Republican American: Obama endorses 12 state candidates, including Hayes and Lamont
BY BRUNO MATARAZZO JR. REPUBLICAN-AMERICAN
Former President Barack Obama endorsed more than a dozen Democratic candidates running for state office on Monday with five weeks to go before the election.
Obama didn’t only endorse candidates on the top of the ticket but also picked a number of candidates running for state senator and representative candidates.
“I’m proud to endorse even more Democratic candidates who aren’t just running against something, but for something – to expand opportunity for all of us and to restore dignity, honor, and compassion to public service,” Obama said in a tweet Monday.
More than 200 candidates in 29 states were endorsed by Obama, including Connecticut’s Democratic Party gubernatorial nominee Ned Lamont, Susan Bysiewicz, who is running for lieutenant governor, and Jahana Hayes, the candidate for the 5th Congressional District.
In local state races, Obama also endorsed Maria Horn who is a candidate in the 64th House District, and Mary Abrams, who is running in the 13th Senate District.
This was the second wave of endorsements from Obama, who previously endorsed 81 candidates last month.
The endorsement came as a surprise to Horn when she received the informal announcement last week.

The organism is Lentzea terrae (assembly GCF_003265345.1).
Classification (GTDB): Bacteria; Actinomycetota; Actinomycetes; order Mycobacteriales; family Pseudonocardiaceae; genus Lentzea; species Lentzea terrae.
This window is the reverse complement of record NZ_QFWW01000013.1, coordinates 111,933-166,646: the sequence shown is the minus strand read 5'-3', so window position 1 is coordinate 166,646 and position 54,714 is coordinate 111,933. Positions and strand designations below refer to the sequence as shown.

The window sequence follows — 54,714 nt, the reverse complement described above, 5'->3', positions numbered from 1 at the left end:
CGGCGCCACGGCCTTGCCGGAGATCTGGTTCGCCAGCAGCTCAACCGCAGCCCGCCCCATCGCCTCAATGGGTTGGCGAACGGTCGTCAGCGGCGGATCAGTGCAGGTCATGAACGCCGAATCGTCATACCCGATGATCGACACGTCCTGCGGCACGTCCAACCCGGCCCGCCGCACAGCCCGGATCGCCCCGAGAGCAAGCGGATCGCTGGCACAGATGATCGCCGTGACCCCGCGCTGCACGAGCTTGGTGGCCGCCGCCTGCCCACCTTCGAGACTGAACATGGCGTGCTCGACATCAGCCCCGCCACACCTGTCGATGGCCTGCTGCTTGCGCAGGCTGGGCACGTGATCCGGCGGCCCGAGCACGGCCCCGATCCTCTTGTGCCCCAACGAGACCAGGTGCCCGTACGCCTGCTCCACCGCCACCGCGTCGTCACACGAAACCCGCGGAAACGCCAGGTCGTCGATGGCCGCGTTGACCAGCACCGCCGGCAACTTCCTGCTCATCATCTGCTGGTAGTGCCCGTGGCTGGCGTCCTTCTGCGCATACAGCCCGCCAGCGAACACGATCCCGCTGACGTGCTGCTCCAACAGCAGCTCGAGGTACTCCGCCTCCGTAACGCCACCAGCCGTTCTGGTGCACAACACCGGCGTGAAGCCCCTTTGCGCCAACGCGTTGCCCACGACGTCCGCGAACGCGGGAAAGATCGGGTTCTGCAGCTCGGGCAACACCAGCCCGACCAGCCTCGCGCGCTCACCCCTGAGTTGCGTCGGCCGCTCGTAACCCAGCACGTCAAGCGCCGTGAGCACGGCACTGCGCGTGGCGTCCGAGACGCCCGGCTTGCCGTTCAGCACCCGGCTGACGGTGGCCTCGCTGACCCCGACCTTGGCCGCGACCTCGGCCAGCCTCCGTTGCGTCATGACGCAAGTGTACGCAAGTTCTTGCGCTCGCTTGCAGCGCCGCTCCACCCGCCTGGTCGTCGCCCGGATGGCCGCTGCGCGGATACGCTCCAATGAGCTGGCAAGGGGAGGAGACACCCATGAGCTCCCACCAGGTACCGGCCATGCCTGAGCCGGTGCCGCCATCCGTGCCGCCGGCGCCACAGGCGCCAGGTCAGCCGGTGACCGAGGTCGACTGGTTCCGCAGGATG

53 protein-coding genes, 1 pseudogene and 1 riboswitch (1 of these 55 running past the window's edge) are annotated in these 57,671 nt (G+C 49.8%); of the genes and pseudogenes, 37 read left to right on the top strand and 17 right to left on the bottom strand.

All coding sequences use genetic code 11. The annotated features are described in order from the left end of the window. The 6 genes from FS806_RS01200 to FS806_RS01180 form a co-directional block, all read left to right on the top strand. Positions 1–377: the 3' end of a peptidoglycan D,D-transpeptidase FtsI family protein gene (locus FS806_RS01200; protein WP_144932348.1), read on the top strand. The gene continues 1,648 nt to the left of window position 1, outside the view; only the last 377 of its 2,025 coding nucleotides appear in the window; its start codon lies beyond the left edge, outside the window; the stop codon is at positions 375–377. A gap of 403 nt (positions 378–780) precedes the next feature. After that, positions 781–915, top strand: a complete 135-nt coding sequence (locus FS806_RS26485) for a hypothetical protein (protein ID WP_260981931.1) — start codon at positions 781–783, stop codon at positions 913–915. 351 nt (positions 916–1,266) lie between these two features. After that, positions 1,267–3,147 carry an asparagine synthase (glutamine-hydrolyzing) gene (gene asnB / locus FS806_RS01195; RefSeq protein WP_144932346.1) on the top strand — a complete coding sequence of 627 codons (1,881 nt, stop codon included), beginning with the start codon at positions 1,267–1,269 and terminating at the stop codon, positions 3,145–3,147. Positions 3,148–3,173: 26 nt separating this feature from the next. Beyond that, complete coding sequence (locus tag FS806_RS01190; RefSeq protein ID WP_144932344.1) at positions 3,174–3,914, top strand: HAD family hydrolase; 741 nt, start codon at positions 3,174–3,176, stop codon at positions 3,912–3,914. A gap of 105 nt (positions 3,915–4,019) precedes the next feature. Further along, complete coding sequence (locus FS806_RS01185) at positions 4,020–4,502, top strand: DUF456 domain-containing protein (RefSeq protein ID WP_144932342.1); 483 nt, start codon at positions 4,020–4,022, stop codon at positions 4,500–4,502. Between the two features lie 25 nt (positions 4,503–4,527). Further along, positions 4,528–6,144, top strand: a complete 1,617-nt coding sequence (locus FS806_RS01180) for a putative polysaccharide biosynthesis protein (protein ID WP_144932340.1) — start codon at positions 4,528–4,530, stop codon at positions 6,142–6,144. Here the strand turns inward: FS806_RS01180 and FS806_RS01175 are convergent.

There were no applications or forms to fill out, which is typically the case with endorsement requests.
“I got a call on Friday saying this was a possibility and we should prepare for it,” Horn said.
Horn was in her final year of law school at the University of Chicago when Obama was in his first year as a professor, long before Obama served in politics. She never had him as a professor but they met once at a cocktail party.
Horn said she can only speculate as to why Obama picked to endorse Horn and not other candidates in the region.
“Looking at the list of people he endorsed, it seems to clearly have a focus on people who are new to politics. That seems to be part of the equation,” Horn said.
Hayes released a short statement on Monday about Obama’s endorsement. The two met in 2016 when Hayes, of Waterbury, was picked as the country’s teacher of the year.
“President Obama and I share the belief that a brighter future is possible for every American, and we share the belief that elected leaders can make this vision a reality through smart, fair and compassionate policies,” Hayes said. “I’m humbled to receive President Obama’s endorsement and thank him for his support.”
For Lamont, Obama’s endorsement comes seven weeks after Lamont won the Democratic gubernatorial primary.
President Donald Trump was much quicker on the draw, endorsing Republican nominee Bob Stefanowski the morning after he won the five-way Republican primary.